The "lady cop" of the novel Lady Cop Makes Trouble was a real person named Constance Kopp. She lived from 1878 until 1931. Kopp was hired as an "under-sheriff" in Bergen County, New Jersey, during World War I and served for about a year until a new sheriff was elected. Amy Stewart's novel about Kopp and her two "sisters"—the younger one was actually her daughter—is largely based on the events of Kopp's life and the crimes she investigated.
Lady Cop Makes Trouble is the second of what at this writing are four novels in the Constance Kopp series. In the first book, Girl Waits With Gun, Stewart relates the backstory that led to Kopp's hiring as a deputy sheriff. She and her sisters had refused to take things lying down when a wealthy manufacturer crashed his car into their horse-drawn buggy. Despite constant harassment by a gang of thugs in the employ of the manufacturer, the Kopp sisters eventually prevailed in court. The manufacturer was fined what today would be a significant amount of money.
An excellent fact-based crime novel
As Lady Cop Makes Trouble opens, Kopp is 36 years old. She was what was then called a "spinster" (an unmarried woman beyond the usual age for marriage). She worked for a brief time as a deputy sheriff until the conservative Republican officials who oppose the reformist sheriff who is her boss forced him to shift her into a job as matron of the ladies' jail. Things quickly went from bad to worse as Kopp committed a serious error. The novel relates her months-long effort to correct it.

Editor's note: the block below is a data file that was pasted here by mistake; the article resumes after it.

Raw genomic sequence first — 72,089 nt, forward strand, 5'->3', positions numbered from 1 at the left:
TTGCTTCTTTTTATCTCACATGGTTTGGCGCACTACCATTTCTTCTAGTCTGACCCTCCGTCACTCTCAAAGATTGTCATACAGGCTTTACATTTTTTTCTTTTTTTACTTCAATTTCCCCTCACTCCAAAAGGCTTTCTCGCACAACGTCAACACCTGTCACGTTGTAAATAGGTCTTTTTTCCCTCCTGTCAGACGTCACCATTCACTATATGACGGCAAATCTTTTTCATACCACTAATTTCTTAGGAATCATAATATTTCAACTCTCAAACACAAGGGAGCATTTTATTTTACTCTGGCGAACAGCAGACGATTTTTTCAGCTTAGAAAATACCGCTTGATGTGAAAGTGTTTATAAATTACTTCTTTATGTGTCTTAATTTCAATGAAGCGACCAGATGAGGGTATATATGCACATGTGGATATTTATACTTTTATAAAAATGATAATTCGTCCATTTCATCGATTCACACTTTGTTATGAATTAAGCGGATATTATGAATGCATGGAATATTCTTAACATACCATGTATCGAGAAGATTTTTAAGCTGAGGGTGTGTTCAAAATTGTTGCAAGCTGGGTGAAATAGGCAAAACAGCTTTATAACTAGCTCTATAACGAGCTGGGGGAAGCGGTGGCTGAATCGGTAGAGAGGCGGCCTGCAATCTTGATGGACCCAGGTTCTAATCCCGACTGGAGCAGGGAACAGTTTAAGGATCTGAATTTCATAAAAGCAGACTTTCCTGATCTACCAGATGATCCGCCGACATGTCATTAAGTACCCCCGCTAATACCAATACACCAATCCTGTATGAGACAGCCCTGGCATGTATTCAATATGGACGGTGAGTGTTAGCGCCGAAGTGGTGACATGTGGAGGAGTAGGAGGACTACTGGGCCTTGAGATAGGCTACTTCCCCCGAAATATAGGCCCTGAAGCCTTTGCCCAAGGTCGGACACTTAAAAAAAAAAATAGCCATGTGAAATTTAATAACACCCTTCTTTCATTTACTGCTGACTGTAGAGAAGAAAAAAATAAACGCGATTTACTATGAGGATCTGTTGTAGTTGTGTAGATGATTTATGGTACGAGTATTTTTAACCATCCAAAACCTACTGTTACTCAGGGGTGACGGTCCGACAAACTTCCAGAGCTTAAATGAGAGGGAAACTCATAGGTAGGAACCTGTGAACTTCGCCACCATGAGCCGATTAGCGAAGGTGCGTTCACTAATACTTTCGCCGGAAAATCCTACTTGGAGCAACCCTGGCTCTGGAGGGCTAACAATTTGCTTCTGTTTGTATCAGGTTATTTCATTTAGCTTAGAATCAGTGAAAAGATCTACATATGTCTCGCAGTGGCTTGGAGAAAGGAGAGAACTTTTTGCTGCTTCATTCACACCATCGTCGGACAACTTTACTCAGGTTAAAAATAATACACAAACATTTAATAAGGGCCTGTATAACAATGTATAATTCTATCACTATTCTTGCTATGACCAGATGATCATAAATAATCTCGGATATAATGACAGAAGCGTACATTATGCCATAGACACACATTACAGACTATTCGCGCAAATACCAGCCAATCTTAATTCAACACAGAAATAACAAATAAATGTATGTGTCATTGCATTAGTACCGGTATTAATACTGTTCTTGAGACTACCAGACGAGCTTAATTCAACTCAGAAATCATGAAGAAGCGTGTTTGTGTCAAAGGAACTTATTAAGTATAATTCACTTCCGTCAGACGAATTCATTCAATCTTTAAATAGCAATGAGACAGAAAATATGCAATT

In this book, the action is less engaging than the historical detail. The picture Stewart paints of America during World War I is fascinating.
Constance Kopp's world
It may be difficult for us a century later to envision the world as it was during the events in this novel:
** In the fall of 1915, when the events in Lady Cop Makes Trouble took place, World War I was raging in the Old World. The United States had not yet entered the war. (That didn't happen until 1917.)
** Women didn't gain the right to vote until 1920 but could already do so in ten states. New Jersey was not one of them.
** Penicillin wasn't discovered until more than a decade later and didn't come into wide use until World War II. Diseases that today are routinely cured with antibiotics were endemic then. Average life expectancy at birth for American women was 57. For men it was 53. By comparison, those figures today in 2018 are 81 and 76.
** The average American man during World War I was 5'6" tall. The average woman was 5'3". So, Constance Kopp, at six feet fall and nearly 180 pounds, towered over nearly everyone around her. Little wonder she was able to tackle criminals on the run.
About the author
Amy Stewart is better known for her six nonfiction books on horticulture, gardening, and the natural world. She maintains a poison plant garden at her home in Portland, Oregon. It's included in Popular Mechanics' list of the 18 strangest gardens in the world. Since 2015, she has been writing one Constance Kopp novel each year. The fourth was published in September 2018.